An investigation revealed that Kimbrough, who had been employed by the church for more than three years, had unlawfully obtained a credit card using the church’s name, written checks to herself and used the church’s credit cards for personal use.
Kimbrough was released in lieu of $66,000 unsecured bail pending a court hearing, Jamison said.

Former Utah school administrator faces felony charges

Police arrested former Garfield County School District administrator Justin Baugh Thursday. Baugh faces three felony counts of misuse of public money, communications fraud and tampering with a witness. The first two charges are second degree felonies, and tampering with a witness a third degree felony.
The Garfield County Attorney’s office says Baugh stole between $50,000 to $80,000 while serving as the district’s Business Administrator.
Baugh's first court appearance is scheduled for May 13th. If convicted, he could face up to 35 years in prison

Tuesday, May 11, 2010


On Tuesday, May 4, 2010, the Highland County Grand Jury issued a 17 count indictment against , James A. Blaine, age 61, currently of San Antonio Texas, and formerly of Greenfield, Ohio (Highland County) related to a theft case involving the Good Shepherd Church in Madison Township, where he formerly served as pastor. The counts involve 13 counts of Forgery, each a felony of the fifth degree; one count of Unauthorized Use of Property, a felony of the fourth degree; one count of Forgery, a felony of the third degree, and two counts of Aggravated Theft, each a felony of the third degree.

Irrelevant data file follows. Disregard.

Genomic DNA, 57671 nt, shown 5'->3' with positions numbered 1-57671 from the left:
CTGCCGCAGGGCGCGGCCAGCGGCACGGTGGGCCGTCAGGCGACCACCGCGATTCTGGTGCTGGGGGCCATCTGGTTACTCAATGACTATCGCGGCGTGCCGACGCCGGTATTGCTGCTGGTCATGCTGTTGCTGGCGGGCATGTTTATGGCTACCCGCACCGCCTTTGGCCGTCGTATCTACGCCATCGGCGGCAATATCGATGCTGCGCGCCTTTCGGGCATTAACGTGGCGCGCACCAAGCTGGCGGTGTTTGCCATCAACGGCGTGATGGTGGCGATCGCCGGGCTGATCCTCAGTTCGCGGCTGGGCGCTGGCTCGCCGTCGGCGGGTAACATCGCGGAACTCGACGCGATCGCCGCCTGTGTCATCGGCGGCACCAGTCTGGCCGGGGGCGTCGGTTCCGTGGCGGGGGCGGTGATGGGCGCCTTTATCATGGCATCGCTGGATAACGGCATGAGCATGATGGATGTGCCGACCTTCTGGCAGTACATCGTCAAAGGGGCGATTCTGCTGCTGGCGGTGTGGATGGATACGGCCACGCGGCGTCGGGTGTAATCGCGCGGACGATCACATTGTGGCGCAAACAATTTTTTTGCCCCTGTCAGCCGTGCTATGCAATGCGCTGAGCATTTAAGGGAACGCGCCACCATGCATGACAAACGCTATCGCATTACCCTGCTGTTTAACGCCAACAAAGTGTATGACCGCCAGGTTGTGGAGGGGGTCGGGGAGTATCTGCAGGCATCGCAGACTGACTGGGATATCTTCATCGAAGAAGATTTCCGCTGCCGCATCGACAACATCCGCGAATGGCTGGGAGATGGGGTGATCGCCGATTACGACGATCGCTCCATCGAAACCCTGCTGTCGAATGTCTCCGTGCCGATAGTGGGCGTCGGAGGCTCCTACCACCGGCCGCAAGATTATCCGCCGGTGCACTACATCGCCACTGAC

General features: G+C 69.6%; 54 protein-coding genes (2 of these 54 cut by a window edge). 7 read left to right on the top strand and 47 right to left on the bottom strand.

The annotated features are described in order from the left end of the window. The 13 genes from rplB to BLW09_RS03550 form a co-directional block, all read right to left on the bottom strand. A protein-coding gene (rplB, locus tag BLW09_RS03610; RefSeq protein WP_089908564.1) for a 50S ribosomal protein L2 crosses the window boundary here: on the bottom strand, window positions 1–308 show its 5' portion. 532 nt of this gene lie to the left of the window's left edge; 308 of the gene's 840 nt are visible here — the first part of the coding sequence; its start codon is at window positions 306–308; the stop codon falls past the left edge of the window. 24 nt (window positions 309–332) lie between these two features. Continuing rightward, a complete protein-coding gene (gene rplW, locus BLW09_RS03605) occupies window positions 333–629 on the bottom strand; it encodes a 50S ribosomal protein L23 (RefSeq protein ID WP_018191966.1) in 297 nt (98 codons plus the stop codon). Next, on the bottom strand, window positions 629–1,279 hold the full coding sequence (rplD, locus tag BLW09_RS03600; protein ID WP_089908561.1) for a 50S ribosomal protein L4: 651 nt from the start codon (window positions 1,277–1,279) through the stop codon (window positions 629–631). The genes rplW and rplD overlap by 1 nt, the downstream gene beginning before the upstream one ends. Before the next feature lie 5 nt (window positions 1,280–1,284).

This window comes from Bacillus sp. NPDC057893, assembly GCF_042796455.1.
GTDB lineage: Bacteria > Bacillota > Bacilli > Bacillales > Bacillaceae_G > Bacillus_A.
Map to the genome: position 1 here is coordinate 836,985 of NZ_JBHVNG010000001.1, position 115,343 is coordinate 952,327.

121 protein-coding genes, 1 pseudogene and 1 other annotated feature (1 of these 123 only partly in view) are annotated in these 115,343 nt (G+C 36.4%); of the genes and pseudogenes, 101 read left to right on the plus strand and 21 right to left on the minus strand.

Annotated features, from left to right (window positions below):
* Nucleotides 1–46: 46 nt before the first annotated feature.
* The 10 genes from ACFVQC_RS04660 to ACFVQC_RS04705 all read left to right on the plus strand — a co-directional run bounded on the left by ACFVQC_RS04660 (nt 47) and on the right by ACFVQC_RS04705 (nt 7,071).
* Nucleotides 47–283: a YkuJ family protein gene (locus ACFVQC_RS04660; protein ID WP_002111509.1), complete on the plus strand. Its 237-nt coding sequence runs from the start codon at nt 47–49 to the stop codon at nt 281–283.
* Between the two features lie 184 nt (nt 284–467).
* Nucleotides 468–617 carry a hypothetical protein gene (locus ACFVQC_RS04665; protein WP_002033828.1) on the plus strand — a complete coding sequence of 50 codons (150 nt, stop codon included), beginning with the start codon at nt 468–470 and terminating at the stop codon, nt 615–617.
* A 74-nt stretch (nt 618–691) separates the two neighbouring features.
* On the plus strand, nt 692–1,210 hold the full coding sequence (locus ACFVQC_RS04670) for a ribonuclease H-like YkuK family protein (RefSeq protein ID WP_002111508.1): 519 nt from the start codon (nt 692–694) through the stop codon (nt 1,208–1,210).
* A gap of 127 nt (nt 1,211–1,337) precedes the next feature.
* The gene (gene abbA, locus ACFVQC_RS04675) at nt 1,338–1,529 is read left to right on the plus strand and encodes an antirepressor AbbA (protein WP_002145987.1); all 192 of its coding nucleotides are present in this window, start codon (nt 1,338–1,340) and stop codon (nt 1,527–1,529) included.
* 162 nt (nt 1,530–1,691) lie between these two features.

The charges are the result of a seven month long investigation by Highland County Sheriff’s Office Detectives into allegations that James A. Blaine stole money from the church, which he facilitated by forging names and documents that were then submitted to financial institutions, where Blaine obtained money in the name of the church for his personal use. The incident was alleged to take place over a period of 2004 to 2009.
Blaine was originally arrested on April 27, 2010, on one count of Theft filed in Highland County Court, when he returned to Ohio from Texas to attend a bankruptcy hearing on a case he initiated. Blaine was arraigned on April 28, 2010, by Judge David Mckenna, sitting by assignment in County Court. The case was then presented to the Grand Jury on May 4, 2010, where the additional charges were issued. Blaine will be scheduled for an arraignment in Highland County Common Pleas Court before The Honorable Judge Rocky Coss in the near future. Blaine remains incarcerated at the Highland County Justice Center pending his arraignment in Common Pleas Court.

FBI Raid Home of Ocean County Toms River New Jersey Board of Education Superintendent Michael J Ritacco

Federal agents undertaking a public corruption investigation seized a Mercedes-Benz and carried away dozens of boxes today from the home and office of an Ocean County official who for decades has presided over one of New Jersey’s largest school districts. More than a dozen investigators from the FBI and the Internal Revenue Service arrived before 8 a.m. at the Seaside Park home of Michael J. Ritacco, longtime superintendent of the Toms River Regional Board of Education. They left several hours later after carting off unmarked boxes, driving away the car and photographing the three-story house and backyard pool, which lies one block from the beach.
Agents also executed raids at the school district’s administrative offices and at the home of a district employee.